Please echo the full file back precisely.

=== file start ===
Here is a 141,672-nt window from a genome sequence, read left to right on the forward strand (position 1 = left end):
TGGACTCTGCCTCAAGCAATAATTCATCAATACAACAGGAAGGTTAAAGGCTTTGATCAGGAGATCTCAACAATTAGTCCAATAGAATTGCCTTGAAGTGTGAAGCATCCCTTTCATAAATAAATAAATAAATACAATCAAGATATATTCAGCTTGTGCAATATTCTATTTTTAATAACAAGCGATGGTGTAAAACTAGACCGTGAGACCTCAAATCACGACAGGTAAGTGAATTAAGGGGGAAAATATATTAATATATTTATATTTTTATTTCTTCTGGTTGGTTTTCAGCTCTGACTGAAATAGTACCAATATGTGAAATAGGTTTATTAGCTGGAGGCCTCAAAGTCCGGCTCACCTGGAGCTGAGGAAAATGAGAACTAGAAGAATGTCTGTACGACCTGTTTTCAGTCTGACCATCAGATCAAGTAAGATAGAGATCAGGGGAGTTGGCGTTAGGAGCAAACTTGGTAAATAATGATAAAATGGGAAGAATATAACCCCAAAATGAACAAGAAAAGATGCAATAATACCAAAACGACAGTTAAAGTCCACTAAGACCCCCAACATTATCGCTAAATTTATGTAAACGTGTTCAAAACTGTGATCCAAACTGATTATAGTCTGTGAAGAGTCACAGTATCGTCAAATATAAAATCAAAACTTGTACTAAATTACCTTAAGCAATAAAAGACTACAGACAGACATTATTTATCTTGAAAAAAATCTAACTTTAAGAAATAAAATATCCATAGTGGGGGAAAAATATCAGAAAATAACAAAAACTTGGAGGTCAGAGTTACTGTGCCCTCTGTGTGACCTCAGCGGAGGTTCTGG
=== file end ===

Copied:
Here is a 141,672-nt window from a genome sequence, read left to right on the forward strand (position 1 = left end):
TGGACTCTGCCTCAAGCAATAATTCATCAATACAACAGGAAGGTTAAAGGCTTTGATCAGGAGATCTCAACAATTAGTCCAATAGAATTGCCTTGAAGTGTGAAGCATCCCTTTCATAAATAAATAAATAAATACAATCAAGATATATTCAGCTTGTGCAATATTCTATTTTTAATAACAAGCGATGGTGTAAAACTAGACCGTGAGACCTCAAATCACGACAGGTAAGTGAATTAAGGGGGAAAATATATTAATATATTTATATTTTTATTTCTTCTGGTTGGTTTTCAGCTCTGACTGAAATAGTACCAATATGTGAAATAGGTTTATTAGCTGGAGGCCTCAAAGTCCGGCTCACCTGGAGCTGAGGAAAATGAGAACTAGAAGAATGTCTGTACGACCTGTTTTCAGTCTGACCATCAGATCAAGTAAGATAGAGATCAGGGGAGTTGGCGTTAGGAGCAAACTTGGTAAATAATGATAAAATGGGAAGAATATAACCCCAAAATGAACAAGAAAAGATGCAATAATACCAAAACGACAGTTAAAGTCCACTAAGACCCCCAACATTATCGCTAAATTTATGTAAACGTGTTCAAAACTGTGATCCAAACTGATTATAGTCTGTGAAGAGTCACAGTATCGTCAAATATAAAATCAAAACTTGTACTAAATTACCTTAAGCAATAAAAGACTACAGACAGACATTATTTATCTTGAAAAAAATCTAACTTTAAGAAATAAAATATCCATAGTGGGGGAAAAATATCAGAAAATAACAAAAACTTGGAGGTCAGAGTTACTGTGCCCTCTGTGTGACCTCAGCGGAGGTTCTGG